U.S. Department of Energy Office of Biological and Environmental Research

BER Research Highlights


Study to Identify a Human "Fingerprint" Pattern in Observation of Atmospheric Water Vapor Changes
Published: October 08, 2007
Posted: November 14, 2007

The study indicates there is a decrease in water vapor levels due to cooling induced by massive volcanic eruptions, e.g. Pinatubo in 1991. The "fingerprint match" of the observed levels of water vapor is primarily due to human-caused increases in greenhouse gases, and not due to either solar forcing or volcanic forcing. The findings provide preliminary evidence of an emerging anthropogenic signal in the moisture content of Earth’s atmosphere. Water vapor feedbacks are likely to play a key role in determining the magnitude of the climate changes we experience over the next century. Data from the satellite-based Special Sensor Microwave Imager (SSM/I) show that the total atmospheric moisture content over oceans has increased by 0.41 kg/m2/decade since 1988. Results from current climate models indicate that water vapor increases of this magnitude cannot be explained by climate noise alone. In a formal detection and attribution analysis using the pooled results from 22 different climate models, the simulated "fingerprint" pattern of anthropogenically-caused changes in water vapor is identifiable with high statistical confidence in the SSM/I data. Experiments have been conducted in which forcing factors such as greenhouse gas forcing, solar forcing and volcanic forcing are varied individually.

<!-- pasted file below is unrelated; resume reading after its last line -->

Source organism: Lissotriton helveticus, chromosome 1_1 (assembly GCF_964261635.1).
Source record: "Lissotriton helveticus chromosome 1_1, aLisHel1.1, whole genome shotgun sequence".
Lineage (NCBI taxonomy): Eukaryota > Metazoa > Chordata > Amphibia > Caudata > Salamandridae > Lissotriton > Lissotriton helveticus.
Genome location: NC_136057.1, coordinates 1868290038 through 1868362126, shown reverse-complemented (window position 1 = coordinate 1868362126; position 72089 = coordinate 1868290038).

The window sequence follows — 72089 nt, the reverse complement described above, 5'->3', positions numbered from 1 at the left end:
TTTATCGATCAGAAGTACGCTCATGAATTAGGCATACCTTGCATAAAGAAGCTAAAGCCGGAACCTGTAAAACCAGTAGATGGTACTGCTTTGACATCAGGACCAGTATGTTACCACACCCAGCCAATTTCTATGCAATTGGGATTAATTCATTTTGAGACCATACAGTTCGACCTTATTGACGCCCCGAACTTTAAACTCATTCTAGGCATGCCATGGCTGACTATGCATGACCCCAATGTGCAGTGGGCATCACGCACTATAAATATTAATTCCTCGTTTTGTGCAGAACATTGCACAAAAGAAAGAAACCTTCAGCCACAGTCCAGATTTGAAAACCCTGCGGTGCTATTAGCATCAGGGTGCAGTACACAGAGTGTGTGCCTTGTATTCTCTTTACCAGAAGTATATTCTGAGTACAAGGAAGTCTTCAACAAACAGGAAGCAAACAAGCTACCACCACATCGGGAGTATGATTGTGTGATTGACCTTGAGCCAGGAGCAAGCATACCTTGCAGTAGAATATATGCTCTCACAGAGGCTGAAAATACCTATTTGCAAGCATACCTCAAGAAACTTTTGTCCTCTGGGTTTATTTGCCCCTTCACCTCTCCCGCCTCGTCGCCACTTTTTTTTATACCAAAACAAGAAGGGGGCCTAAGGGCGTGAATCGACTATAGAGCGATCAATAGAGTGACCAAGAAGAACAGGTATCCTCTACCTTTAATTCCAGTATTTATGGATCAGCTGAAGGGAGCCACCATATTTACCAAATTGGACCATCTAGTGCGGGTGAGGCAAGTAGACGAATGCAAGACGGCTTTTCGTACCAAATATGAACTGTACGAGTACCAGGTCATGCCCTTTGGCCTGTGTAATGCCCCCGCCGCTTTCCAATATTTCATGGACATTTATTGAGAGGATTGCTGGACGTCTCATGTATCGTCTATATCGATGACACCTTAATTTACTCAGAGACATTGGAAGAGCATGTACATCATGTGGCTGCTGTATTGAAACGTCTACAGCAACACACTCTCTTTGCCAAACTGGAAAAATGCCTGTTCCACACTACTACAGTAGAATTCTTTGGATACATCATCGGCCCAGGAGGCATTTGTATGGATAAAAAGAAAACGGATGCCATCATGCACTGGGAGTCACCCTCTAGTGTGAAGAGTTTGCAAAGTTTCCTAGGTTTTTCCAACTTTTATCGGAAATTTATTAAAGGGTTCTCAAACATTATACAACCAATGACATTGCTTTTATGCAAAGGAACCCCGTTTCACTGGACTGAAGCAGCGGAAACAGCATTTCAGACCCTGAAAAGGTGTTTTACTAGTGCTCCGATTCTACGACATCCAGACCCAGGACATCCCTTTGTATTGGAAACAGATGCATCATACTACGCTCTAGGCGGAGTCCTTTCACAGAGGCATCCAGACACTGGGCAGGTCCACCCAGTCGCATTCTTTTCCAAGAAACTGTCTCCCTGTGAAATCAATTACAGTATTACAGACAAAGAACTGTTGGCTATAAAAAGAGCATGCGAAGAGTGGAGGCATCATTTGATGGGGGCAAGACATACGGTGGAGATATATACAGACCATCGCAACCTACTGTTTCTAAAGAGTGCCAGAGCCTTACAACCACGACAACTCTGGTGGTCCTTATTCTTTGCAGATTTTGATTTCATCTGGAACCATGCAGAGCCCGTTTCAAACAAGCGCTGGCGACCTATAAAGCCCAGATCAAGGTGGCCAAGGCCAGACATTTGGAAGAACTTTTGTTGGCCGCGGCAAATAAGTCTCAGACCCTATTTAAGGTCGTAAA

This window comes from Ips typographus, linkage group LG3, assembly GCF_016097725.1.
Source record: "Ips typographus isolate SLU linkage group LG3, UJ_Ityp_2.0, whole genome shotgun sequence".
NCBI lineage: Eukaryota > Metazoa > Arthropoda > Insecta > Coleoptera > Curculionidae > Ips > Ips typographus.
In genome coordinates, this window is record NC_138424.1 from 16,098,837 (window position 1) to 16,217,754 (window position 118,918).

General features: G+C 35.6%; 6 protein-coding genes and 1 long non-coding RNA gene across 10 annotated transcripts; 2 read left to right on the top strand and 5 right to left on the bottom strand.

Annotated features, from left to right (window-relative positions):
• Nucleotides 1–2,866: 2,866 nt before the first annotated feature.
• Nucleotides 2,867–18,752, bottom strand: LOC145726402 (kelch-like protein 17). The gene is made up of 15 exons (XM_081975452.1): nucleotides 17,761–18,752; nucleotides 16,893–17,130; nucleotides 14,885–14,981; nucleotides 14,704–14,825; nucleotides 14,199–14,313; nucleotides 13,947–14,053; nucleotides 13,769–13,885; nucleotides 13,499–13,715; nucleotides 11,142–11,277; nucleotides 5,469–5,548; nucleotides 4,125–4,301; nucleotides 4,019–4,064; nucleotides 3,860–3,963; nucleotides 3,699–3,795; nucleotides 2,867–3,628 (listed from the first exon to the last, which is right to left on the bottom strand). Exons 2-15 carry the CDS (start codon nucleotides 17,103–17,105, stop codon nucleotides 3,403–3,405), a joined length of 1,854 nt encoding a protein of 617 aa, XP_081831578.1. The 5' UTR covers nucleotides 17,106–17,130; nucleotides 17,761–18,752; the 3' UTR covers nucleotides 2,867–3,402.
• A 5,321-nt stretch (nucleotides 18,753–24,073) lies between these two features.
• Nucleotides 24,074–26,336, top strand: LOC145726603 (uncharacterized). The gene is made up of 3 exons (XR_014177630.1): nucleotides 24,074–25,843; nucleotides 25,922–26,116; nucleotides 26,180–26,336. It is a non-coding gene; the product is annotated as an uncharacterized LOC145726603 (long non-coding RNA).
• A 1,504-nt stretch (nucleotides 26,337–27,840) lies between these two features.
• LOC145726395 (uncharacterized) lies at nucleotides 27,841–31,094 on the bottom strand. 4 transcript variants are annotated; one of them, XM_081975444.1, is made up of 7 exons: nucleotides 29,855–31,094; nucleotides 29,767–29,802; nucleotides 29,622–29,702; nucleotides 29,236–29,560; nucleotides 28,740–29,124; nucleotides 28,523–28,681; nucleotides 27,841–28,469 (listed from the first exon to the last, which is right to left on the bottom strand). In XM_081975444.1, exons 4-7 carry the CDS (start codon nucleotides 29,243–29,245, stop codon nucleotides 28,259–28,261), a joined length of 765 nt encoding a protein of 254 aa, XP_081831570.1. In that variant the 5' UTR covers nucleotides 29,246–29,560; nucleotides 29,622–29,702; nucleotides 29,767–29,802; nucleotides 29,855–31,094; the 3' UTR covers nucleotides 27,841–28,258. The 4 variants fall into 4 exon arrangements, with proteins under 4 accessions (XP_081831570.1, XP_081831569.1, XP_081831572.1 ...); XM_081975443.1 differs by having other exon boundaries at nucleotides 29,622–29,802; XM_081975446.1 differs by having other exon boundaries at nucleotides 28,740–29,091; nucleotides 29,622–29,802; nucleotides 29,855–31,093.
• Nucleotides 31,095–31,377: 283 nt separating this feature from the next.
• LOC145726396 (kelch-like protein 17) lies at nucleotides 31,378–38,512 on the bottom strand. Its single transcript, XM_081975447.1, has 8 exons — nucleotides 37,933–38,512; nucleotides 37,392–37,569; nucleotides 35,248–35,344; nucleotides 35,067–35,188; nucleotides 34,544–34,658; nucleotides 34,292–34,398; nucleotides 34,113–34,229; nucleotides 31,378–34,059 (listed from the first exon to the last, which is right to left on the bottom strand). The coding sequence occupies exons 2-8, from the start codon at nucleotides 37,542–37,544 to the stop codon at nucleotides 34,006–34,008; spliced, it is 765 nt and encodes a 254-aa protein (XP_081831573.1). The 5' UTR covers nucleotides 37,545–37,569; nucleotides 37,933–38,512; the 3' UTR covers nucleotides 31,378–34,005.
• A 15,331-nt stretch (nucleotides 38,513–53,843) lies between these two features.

Reference: Santer, B. D. , C. Mears, F. J. Wentz, K. E. Taylor, P. J. Gleckler, T. M. L. Wigley, T. P. Barnett, J. S. Boyle, W. Brüggemann, N. P. Gillett, S. A. Klein, G. A. Meehl, T. Nozawa, D. W. Pierce, P. A. Stott, W. M. Washington, and M. F. Wehner. 2007. "Identification of Human-Induced Changes in Atmospheric Moisture Content," Proceedings of the National Academy of Sciences, September 25, 2007.

Contact: Anjuli Bamzai, SC-23.3, (301) 903-0294
Topic Areas:

  • Research Area: Earth and Environmental Systems Modeling
  • Research Area: Atmospheric System Research

Division: SC-23.1 Climate and Environmental Sciences Division, BER
      (formerly SC-23.3 Climate Change Research Division, OBER)

 

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